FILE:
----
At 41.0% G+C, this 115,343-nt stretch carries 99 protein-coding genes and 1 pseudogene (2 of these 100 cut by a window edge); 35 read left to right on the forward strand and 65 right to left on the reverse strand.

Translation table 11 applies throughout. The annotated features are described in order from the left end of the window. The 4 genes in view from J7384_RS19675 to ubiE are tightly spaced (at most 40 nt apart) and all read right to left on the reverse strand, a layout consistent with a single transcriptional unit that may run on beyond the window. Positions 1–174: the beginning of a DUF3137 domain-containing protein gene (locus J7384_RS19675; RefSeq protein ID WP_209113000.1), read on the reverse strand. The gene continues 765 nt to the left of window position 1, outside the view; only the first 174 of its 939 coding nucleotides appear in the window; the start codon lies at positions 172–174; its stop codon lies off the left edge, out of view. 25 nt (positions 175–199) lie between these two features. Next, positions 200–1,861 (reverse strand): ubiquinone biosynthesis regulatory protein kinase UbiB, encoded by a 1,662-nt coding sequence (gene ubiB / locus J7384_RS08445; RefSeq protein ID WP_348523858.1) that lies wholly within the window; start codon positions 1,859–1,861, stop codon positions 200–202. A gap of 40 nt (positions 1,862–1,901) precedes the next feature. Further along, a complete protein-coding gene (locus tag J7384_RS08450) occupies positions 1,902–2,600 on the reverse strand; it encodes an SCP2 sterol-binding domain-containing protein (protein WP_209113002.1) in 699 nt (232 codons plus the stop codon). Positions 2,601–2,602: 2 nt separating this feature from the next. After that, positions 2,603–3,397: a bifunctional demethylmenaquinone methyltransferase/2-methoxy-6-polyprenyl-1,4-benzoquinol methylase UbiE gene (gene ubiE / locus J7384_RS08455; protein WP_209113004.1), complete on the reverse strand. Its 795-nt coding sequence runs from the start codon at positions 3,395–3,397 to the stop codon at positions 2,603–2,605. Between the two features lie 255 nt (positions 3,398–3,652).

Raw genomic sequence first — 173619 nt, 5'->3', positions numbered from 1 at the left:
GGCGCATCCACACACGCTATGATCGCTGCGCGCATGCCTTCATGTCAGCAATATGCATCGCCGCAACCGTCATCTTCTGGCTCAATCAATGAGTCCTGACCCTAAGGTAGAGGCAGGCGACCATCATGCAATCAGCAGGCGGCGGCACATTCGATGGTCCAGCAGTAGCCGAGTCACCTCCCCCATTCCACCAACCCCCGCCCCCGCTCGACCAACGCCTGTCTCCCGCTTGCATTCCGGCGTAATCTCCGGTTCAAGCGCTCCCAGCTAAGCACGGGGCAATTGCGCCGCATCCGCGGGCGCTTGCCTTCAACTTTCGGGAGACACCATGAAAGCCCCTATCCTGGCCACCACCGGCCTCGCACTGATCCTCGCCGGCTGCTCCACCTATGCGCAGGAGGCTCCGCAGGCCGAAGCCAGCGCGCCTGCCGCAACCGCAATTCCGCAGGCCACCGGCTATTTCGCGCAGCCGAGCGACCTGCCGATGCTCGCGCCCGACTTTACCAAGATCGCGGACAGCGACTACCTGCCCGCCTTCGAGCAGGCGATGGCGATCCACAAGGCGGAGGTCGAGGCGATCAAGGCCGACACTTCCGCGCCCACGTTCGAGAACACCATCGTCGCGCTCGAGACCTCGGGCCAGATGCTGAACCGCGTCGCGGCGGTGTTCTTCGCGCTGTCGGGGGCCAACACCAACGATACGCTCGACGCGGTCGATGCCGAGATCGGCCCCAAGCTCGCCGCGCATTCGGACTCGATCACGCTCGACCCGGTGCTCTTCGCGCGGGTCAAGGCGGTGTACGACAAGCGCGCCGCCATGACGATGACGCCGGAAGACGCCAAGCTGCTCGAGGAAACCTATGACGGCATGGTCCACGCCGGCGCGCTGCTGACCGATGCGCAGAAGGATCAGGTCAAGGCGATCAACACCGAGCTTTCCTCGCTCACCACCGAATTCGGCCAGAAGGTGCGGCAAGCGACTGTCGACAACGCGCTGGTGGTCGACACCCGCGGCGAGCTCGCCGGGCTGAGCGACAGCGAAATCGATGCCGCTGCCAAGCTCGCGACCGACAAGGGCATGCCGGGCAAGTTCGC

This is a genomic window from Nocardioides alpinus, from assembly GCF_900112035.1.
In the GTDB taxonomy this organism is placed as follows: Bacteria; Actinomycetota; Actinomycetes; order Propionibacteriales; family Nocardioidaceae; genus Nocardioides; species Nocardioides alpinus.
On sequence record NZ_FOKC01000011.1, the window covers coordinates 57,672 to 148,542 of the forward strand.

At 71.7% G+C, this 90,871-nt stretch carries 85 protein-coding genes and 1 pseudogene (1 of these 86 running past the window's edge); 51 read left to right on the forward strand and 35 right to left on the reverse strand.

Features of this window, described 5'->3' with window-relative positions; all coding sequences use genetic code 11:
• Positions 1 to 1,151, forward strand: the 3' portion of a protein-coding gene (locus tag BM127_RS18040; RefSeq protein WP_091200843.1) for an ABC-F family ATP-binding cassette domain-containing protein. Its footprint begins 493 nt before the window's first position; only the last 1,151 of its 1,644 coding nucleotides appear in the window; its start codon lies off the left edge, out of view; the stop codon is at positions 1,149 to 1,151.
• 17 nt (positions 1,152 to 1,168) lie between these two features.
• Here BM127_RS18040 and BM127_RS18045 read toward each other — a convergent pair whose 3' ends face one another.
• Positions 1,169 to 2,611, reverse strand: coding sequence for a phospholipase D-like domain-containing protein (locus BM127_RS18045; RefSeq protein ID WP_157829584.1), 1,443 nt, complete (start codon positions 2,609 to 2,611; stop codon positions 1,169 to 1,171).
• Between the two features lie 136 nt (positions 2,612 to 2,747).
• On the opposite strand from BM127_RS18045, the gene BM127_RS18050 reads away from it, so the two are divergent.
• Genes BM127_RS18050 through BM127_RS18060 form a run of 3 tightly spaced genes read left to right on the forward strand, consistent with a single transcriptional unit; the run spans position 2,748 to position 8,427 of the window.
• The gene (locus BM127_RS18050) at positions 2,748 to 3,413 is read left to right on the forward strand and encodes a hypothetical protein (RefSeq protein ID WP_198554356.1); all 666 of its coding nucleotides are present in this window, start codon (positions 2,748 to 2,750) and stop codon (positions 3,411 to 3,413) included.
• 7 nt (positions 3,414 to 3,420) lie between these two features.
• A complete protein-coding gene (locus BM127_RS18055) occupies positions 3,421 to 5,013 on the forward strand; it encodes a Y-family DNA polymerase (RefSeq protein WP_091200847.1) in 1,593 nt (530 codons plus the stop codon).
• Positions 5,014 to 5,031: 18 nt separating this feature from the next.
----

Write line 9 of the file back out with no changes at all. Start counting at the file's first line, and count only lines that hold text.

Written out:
Features of this window, described 5'->3' with window-relative positions; all coding sequences use genetic code 11: